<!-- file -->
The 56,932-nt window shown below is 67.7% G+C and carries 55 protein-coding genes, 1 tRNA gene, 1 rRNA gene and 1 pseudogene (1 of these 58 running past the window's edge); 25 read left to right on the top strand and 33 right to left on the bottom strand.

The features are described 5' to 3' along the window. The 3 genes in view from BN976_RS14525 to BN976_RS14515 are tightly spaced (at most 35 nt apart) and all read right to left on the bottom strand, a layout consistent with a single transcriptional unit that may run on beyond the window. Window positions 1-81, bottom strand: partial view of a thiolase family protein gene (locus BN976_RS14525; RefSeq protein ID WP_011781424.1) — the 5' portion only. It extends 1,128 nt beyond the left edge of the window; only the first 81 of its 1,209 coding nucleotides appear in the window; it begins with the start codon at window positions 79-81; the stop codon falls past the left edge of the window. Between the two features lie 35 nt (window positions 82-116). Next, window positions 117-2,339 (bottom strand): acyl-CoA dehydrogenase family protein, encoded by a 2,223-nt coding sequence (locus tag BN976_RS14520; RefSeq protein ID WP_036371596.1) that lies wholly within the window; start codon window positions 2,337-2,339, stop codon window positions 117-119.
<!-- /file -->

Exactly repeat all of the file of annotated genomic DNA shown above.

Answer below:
The 56,932-nt window shown below is 67.7% G+C and carries 55 protein-coding genes, 1 tRNA gene, 1 rRNA gene and 1 pseudogene (1 of these 58 running past the window's edge); 25 read left to right on the top strand and 33 right to left on the bottom strand.

The features are described 5' to 3' along the window. The 3 genes in view from BN976_RS14525 to BN976_RS14515 are tightly spaced (at most 35 nt apart) and all read right to left on the bottom strand, a layout consistent with a single transcriptional unit that may run on beyond the window. Window positions 1-81, bottom strand: partial view of a thiolase family protein gene (locus BN976_RS14525; RefSeq protein ID WP_011781424.1) — the 5' portion only. It extends 1,128 nt beyond the left edge of the window; only the first 81 of its 1,209 coding nucleotides appear in the window; it begins with the start codon at window positions 79-81; the stop codon falls past the left edge of the window. Between the two features lie 35 nt (window positions 82-116). Next, window positions 117-2,339 (bottom strand): acyl-CoA dehydrogenase family protein, encoded by a 2,223-nt coding sequence (locus tag BN976_RS14520; RefSeq protein ID WP_036371596.1) that lies wholly within the window; start codon window positions 2,337-2,339, stop codon window positions 117-119.